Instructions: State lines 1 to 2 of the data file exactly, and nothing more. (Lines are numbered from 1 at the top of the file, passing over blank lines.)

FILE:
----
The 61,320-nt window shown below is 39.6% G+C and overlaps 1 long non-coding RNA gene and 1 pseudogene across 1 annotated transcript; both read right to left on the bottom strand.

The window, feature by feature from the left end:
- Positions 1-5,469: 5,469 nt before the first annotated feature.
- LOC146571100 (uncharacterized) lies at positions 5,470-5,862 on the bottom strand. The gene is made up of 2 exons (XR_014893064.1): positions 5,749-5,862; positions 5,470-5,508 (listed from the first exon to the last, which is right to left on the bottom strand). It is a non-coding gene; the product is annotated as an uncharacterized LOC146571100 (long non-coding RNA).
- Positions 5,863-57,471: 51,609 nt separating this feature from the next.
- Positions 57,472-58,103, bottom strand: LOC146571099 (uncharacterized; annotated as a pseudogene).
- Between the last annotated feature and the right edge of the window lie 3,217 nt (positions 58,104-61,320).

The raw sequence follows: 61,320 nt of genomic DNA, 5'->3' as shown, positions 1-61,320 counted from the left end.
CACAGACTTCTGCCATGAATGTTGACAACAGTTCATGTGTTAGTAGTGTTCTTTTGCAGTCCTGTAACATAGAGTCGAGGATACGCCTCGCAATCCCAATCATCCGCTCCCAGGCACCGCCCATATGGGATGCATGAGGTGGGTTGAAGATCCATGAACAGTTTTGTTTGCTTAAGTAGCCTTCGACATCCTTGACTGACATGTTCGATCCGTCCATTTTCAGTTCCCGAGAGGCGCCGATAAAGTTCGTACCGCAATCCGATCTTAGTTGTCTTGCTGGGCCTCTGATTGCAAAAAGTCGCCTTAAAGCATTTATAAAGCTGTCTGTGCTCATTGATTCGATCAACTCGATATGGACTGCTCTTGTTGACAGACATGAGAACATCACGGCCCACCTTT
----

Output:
The 61,320-nt window shown below is 39.6% G+C and overlaps 1 long non-coding RNA gene and 1 pseudogene across 1 annotated transcript; both read right to left on the bottom strand.

The window, feature by feature from the left end: